Today, Connected Tennessee, a Connected Nation state-based initiative, demonstrated a new interactive mapping tool for viewing, analyzing and validating broadband data.
Called BroadbandStat, the new interactive mapping platform is a multi-functional, user-friendly way for local leaders, policymakers, consumers and technology providers to devise a plan for the expansion and adoption of broadband.
BroadbandStat was developed by Connected Nation in conjunction with ESRI, a market leader in geographic information system (GIS) software.
For Bob Mayfield, managing partner of Electronic Communications Systems, a small broadband provider in west Tennessee, the new tool will be extremely helpful as his company plans further coverage.
“BroadbandStat is a very important tool,” Mayfield said. “For providers to be able to look at the market as we are developing our business plans–to see where broadband exists and where the demand is—this is the best thing that’s come out in a while.”
Daryl Phillips, executive director of the Hickman County Department of Economic and Community Development (ECD), agreed.
“Five years ago, we had local business owners that couldn’t decide where to locate within the county because they didn’t have access to this kind of detailed information,” Phillips said. “Now, business and industry can use this tool for relocation decisions, home buyers can use this while shopping for a home and government and ECD can use it for planning purposes. BroadbandStat gives Tennessee an advantage over other states.”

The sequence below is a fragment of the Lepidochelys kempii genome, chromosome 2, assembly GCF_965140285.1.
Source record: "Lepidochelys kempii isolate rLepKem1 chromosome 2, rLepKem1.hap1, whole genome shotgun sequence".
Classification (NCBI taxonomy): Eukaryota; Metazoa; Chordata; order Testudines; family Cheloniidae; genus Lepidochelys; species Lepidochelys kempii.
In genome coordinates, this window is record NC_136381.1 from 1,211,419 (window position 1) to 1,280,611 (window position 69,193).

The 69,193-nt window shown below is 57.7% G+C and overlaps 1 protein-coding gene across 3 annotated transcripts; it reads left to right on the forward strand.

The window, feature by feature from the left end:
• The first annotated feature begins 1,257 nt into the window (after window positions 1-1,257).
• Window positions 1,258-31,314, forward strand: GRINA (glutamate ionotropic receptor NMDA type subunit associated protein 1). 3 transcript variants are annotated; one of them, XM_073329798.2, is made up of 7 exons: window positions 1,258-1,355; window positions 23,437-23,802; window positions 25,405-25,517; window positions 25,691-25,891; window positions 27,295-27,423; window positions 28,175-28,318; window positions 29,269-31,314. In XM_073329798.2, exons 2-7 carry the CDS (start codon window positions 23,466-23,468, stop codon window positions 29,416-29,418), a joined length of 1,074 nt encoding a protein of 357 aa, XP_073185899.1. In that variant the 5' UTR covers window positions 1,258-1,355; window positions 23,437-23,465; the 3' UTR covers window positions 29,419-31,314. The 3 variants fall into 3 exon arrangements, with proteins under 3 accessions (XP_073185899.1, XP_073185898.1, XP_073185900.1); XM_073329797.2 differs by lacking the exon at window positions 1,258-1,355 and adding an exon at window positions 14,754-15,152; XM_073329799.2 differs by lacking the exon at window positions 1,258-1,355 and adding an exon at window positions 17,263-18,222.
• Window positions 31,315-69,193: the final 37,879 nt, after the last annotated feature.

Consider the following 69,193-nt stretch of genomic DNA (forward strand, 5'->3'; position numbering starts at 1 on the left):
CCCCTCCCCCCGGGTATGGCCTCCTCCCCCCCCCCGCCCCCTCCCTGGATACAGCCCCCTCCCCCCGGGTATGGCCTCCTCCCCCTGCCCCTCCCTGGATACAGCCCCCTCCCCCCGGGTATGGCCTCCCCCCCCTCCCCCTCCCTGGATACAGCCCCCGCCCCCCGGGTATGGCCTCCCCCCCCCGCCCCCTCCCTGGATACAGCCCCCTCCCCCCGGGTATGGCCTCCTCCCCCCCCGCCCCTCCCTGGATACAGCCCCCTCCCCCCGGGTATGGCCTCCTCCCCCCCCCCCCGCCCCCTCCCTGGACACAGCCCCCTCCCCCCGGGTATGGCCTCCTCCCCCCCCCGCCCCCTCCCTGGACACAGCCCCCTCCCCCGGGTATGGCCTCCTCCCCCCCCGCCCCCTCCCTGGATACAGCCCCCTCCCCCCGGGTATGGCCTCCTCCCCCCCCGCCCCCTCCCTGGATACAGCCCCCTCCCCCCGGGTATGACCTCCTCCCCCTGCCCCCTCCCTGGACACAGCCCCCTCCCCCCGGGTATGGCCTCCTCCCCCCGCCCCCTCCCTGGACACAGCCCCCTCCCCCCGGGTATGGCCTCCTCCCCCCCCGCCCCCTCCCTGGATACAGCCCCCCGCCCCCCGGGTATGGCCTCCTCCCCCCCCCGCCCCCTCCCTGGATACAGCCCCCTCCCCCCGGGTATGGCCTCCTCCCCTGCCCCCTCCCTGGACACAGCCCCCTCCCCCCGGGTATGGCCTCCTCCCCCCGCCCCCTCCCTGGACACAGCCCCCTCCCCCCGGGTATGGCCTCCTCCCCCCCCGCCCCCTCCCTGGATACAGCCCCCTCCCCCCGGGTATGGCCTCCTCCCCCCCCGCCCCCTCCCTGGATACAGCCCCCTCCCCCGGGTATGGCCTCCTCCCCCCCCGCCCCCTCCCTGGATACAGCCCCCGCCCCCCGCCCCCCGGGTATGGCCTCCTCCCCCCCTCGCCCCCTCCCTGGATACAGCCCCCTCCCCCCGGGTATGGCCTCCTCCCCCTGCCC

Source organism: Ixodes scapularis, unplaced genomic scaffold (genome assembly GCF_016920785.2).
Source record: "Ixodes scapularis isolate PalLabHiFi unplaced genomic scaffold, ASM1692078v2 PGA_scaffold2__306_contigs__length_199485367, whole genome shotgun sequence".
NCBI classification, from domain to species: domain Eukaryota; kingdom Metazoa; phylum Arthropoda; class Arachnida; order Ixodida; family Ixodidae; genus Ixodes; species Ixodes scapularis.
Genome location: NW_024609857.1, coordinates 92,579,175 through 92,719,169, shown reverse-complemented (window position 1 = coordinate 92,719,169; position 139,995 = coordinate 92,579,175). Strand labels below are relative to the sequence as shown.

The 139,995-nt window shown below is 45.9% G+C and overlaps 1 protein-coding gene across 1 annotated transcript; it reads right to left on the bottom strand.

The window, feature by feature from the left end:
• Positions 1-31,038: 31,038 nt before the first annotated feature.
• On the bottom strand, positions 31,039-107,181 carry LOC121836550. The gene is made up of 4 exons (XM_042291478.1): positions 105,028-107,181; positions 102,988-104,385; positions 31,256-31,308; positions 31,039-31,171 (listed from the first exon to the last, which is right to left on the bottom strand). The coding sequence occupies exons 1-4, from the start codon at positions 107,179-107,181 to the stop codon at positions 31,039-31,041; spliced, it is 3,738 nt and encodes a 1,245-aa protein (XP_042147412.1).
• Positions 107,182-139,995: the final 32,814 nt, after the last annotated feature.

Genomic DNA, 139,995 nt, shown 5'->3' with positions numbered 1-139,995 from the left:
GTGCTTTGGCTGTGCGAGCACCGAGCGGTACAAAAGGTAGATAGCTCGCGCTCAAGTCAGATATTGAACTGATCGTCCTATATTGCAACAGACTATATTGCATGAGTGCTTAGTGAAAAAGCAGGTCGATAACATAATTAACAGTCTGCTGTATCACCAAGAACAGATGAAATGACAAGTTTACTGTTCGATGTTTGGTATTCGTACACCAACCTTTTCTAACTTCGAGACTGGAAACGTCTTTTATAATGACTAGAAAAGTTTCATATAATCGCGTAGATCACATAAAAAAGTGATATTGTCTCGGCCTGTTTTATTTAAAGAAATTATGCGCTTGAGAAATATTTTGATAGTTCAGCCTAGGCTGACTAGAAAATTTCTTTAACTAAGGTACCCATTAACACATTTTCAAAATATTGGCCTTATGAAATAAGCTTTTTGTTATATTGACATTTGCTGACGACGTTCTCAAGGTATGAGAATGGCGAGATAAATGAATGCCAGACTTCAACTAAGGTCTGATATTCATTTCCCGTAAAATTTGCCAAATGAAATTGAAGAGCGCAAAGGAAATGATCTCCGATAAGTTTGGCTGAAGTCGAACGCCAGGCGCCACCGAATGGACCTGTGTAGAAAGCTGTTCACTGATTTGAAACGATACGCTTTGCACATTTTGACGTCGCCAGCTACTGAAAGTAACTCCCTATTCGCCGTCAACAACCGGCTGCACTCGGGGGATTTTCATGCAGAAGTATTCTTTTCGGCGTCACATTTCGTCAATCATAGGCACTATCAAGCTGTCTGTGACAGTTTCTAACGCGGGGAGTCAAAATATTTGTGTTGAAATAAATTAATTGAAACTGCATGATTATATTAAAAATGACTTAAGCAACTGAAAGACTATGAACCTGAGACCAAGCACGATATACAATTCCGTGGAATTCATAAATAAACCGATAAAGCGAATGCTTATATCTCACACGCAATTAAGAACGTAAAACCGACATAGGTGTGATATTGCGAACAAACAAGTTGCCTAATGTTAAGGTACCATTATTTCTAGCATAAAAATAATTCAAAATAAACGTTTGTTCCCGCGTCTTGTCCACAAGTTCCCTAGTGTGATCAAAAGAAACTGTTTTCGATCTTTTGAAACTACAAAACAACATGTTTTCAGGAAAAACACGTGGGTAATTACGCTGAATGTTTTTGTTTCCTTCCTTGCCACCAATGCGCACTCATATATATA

During Wednesday’s presentation, Michael Ramage, executive director of Connected Tennessee, showcased the online tool, giving a basic overview of the system, along with highlighting advanced ways to view the data. BroadbandStat is scheduled to launch by late 2009 to early 2010 in Tennessee.
BroadbandStat is unique because it allows a user to build and evaluate broadband expansion scenarios using a wealth of data, including education and population demographics, current broadband speeds and availability and research about the barriers to adoption. The tool also provides an instant feedback mechanism for consumers to validate broadband data electronically or via phone.
The tool will be useful for government agencies, consumers, community leaders, broadband providers and the media. The broadband-related data can be used for grant writing, broadband investment and economic development, and it gives the public the ability to find information about broadband providers, down to the street-level.
Since its inception in 2007, Connected Tennessee has distributed more than 2,100 computers to children, families and community-based organizations through its Computers 4 Kids program.
On Monday, Connected Tennessee highlighted its digital inclusion work at a Federal Communications Commission’s field hearing in Memphis. The field hearing was one of a series of FCC’s public hearings promoting an open discussion between the commission and the public on the development of a national broadband plan.
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